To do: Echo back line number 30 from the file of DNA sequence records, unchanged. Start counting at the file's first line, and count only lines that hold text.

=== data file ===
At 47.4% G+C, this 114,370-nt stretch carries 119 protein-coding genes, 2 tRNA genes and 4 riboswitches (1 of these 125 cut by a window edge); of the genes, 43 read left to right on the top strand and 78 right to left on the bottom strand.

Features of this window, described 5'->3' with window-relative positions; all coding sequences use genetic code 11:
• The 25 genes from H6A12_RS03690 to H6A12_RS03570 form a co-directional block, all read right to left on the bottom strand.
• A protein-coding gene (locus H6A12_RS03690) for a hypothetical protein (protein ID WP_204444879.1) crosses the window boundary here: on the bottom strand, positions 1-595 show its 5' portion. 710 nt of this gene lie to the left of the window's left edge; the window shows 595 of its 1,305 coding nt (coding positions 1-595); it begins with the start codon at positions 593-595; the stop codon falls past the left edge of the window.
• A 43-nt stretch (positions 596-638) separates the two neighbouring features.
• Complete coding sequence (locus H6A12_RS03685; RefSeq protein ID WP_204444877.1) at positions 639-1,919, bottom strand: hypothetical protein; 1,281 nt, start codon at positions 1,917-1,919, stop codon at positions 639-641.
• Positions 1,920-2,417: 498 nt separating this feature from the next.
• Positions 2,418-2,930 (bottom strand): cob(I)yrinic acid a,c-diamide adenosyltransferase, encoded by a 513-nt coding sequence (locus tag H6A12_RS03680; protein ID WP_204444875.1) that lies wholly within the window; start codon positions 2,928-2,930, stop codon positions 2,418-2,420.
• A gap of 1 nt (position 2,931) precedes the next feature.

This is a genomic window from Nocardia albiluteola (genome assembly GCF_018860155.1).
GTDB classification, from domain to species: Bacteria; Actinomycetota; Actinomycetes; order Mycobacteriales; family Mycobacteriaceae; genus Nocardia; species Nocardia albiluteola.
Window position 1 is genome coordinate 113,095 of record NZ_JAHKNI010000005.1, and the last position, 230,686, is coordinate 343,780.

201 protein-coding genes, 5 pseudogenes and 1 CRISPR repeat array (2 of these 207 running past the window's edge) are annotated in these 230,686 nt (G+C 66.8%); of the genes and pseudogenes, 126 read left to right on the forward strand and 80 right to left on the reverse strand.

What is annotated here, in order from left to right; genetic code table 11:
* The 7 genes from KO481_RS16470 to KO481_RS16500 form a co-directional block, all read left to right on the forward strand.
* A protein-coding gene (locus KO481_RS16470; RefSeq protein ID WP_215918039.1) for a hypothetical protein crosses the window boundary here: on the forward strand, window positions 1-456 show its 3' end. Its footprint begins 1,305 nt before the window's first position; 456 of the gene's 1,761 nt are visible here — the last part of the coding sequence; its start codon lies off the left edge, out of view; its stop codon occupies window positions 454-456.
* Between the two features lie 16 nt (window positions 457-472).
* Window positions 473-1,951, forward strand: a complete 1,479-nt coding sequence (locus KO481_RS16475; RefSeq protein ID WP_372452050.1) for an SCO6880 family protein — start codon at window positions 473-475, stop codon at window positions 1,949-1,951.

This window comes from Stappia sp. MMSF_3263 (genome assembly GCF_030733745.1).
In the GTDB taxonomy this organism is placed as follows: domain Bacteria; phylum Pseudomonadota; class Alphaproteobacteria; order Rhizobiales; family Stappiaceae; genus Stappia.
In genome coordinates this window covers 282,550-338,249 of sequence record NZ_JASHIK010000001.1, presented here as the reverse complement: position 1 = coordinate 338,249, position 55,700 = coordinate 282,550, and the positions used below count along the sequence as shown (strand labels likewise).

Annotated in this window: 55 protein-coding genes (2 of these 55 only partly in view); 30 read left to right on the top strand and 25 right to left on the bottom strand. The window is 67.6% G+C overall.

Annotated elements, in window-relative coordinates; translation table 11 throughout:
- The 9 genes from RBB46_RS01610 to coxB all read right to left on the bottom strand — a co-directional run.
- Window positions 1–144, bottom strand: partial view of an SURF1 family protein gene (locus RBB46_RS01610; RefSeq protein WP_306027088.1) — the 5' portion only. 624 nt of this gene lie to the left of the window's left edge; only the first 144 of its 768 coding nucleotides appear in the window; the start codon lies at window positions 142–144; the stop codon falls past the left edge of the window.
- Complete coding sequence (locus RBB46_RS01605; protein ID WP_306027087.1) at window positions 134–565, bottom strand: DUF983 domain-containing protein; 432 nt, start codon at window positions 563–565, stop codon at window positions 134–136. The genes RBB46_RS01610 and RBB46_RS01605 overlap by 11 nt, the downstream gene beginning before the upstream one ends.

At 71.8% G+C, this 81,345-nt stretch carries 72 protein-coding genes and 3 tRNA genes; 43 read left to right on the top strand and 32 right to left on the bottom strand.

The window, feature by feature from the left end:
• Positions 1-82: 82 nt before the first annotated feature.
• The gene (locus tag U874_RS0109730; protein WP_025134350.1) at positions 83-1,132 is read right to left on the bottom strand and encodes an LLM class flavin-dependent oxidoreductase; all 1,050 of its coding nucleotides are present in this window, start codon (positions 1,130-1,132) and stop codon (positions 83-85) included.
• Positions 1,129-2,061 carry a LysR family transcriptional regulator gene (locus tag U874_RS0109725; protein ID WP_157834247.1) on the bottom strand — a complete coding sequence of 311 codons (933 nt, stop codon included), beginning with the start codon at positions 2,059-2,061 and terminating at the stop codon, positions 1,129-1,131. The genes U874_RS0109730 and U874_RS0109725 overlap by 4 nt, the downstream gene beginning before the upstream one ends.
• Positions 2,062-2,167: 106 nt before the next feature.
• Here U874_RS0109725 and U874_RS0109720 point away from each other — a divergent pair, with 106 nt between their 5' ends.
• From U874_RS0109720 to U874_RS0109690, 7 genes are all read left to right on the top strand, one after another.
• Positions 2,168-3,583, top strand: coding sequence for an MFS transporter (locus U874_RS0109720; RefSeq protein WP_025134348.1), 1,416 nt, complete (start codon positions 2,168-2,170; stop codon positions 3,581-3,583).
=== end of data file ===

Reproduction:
• The gene (locus tag U874_RS0109730; protein WP_025134350.1) at positions 83-1,132 is read right to left on the bottom strand and encodes an LLM class flavin-dependent oxidoreductase; all 1,050 of its coding nucleotides are present in this window, start codon (positions 1,130-1,132) and stop codon (positions 83-85) included.